ESSENTIAL METHODOLOGY - Theatre for a Change

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Transcript ESSENTIAL METHODOLOGY - Theatre for a Change

What is a methodology?
• The OED defines a methodology as:
“A system of methods used in a particular area
of study or activity’.
• How we do what we do.
What is the TfaC methodology?
Theatre for a Change use participatory learning
to lead participants through a process of
behaviour change.
Facilitators are trained by actively participating
in the methodology.
Participatory Learning
• Participatory learning emphasises physically
active, group-based learning.
• Participants share in experiments with voice,
body and space.
• Participants experience and embody ideas
and concepts, rather than absorb them by
traditional, instructive (didactic) means.
Behaviour Change
• A supportive environment.
• Understanding, demonstration,
experimentation and role
• Development of skills.
• Practicing behaviour change –
learning the steps.
• Recognition of shared
• ‘Positive Deviation’ –
individuals influence the group.
• Collective action- the group
decided to take action.
• Support from decision makers.
• Changes in policy or law.
• Access to services.
• Community feedback.
Theatre in Theatre for a Change?
• Interactive dramas and roleplays form a core part of
the participatory practice for behaviour change.
• Voice, body, space are the fundamental features of
theatre performance.
• Inspired by the work of Augusto Boal and ‘Theatre
of the Oppressed’.
• ‘the main process involved in theatre and hence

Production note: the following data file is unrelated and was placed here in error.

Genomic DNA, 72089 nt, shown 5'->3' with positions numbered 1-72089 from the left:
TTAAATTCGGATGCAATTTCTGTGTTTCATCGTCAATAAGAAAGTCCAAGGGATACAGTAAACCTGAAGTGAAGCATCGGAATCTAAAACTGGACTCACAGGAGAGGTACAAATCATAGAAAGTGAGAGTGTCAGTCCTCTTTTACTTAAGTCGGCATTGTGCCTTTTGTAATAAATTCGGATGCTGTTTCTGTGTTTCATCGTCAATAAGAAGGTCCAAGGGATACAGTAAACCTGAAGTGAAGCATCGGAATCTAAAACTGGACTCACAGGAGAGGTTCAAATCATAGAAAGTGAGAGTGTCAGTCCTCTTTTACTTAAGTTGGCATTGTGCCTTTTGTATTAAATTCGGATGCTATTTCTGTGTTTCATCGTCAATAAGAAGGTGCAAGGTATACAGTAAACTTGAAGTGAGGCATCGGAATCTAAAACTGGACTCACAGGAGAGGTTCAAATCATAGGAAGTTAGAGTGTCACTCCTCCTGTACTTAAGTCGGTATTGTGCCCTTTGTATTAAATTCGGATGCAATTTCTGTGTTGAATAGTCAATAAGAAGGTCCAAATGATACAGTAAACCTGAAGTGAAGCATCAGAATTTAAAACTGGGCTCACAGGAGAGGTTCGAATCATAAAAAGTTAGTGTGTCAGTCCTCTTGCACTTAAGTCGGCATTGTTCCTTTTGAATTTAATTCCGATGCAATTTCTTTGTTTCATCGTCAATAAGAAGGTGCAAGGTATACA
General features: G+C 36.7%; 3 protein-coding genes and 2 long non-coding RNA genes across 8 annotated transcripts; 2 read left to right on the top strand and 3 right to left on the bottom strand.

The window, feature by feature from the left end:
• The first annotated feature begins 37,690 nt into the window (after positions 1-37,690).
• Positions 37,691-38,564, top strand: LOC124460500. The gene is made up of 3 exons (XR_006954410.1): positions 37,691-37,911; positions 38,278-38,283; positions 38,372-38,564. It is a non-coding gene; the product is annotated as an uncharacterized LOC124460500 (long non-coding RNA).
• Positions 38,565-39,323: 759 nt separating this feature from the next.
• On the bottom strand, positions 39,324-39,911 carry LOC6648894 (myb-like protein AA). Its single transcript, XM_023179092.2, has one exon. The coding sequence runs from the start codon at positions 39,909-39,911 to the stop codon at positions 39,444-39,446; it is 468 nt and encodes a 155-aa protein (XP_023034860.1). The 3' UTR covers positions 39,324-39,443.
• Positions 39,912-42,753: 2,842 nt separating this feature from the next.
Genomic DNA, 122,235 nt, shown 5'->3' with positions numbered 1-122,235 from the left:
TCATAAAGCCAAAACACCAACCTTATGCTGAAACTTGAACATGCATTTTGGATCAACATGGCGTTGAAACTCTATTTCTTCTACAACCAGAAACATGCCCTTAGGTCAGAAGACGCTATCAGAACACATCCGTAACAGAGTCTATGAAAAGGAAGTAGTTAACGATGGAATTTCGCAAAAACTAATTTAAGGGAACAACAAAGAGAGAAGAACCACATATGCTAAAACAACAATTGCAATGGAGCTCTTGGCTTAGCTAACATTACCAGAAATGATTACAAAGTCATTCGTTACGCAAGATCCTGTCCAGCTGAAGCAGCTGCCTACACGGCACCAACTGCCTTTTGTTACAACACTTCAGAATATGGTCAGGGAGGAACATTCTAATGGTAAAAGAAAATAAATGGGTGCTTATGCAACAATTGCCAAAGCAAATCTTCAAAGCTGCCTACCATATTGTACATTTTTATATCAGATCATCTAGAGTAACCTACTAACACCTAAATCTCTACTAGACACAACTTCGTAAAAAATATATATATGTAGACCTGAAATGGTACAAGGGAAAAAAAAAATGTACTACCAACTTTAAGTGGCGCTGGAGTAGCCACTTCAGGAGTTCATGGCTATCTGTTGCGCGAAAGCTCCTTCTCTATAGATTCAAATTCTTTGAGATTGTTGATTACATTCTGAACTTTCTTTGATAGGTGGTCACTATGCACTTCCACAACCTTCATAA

dramatherapy is that or dramatic or aesthetic
distance.’ – The Handbook of Dramatherapy.
Theatre for a Change:
Programme for Facilitator Training
Three areas of learning
As a participant:
Knowledge acquisition and
behaviour change: engaging in
participatory activities and reflective learning
As a facilitator:
Facilitator training in participatory learning:
managing and organising groups,
creative direction and workshop delivery
As a communicator:
Building confidence and abilities in: vocal skills, physical skills, group and teamwork
Three areas of learning in the TfaC methodology
The Step by Step Model
Three levels of facilitation
Eight stages of the programme (or steps)
Communication skills improve throughout
Workshop Structure: KAS/KAB
Explore (Attitudes)
Experience (Knowledge)
Workshop Plan
• Knowledge, attitudes and skills inform the structure of the workshop through
activities that ask participants to experience, explore and then practice.
• Reflection is vitally important to bring out the learning outcomes of each
Thank you!